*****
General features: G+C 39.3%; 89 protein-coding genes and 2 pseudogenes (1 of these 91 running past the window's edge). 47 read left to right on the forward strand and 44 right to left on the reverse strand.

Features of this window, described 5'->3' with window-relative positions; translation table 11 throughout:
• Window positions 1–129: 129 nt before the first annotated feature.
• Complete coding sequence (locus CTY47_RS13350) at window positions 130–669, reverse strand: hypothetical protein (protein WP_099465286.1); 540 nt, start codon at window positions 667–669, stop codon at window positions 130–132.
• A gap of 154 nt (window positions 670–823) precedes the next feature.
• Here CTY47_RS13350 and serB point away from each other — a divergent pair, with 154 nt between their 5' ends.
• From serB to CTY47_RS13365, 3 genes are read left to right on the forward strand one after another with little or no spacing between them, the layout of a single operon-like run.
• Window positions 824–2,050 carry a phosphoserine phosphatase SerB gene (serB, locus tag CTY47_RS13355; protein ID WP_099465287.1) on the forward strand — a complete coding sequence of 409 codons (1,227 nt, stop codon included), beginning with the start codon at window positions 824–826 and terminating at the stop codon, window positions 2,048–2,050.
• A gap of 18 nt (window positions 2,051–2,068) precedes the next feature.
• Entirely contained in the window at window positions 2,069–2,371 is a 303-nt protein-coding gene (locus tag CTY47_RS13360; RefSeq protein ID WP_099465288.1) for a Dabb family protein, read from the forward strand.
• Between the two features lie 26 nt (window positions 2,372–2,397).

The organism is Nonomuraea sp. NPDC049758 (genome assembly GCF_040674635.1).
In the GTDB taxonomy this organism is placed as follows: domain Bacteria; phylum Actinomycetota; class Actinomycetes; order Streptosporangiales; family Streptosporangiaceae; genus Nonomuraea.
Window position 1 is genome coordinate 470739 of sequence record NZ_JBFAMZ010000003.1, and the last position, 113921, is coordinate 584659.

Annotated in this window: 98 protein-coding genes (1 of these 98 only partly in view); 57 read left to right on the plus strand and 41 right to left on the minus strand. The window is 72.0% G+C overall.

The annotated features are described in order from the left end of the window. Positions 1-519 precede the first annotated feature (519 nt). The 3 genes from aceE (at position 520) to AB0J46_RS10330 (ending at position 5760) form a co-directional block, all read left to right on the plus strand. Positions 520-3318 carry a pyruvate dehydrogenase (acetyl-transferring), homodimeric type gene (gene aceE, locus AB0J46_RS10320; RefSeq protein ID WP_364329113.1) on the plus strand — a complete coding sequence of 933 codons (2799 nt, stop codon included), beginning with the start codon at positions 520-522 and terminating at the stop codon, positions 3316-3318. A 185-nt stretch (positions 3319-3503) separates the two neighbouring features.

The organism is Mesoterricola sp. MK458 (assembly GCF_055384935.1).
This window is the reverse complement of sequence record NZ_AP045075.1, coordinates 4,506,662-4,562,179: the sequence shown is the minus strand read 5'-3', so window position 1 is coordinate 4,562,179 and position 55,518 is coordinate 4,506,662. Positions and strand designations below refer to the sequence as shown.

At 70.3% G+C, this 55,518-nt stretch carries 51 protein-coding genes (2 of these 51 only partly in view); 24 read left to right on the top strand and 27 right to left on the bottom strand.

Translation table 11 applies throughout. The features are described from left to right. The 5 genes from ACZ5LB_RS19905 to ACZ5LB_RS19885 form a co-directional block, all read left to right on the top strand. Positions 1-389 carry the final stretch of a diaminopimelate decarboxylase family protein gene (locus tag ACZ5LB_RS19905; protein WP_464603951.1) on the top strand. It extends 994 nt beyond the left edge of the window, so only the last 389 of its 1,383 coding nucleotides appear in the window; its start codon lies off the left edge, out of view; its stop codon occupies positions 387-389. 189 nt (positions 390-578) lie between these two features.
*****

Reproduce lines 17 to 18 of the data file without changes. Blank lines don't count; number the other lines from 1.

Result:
The organism is Mesoterricola sp. MK458 (assembly GCF_055384935.1).
This window is the reverse complement of sequence record NZ_AP045075.1, coordinates 4,506,662-4,562,179: the sequence shown is the minus strand read 5'-3', so window position 1 is coordinate 4,562,179 and position 55,518 is coordinate 4,506,662. Positions and strand designations below refer to the sequence as shown.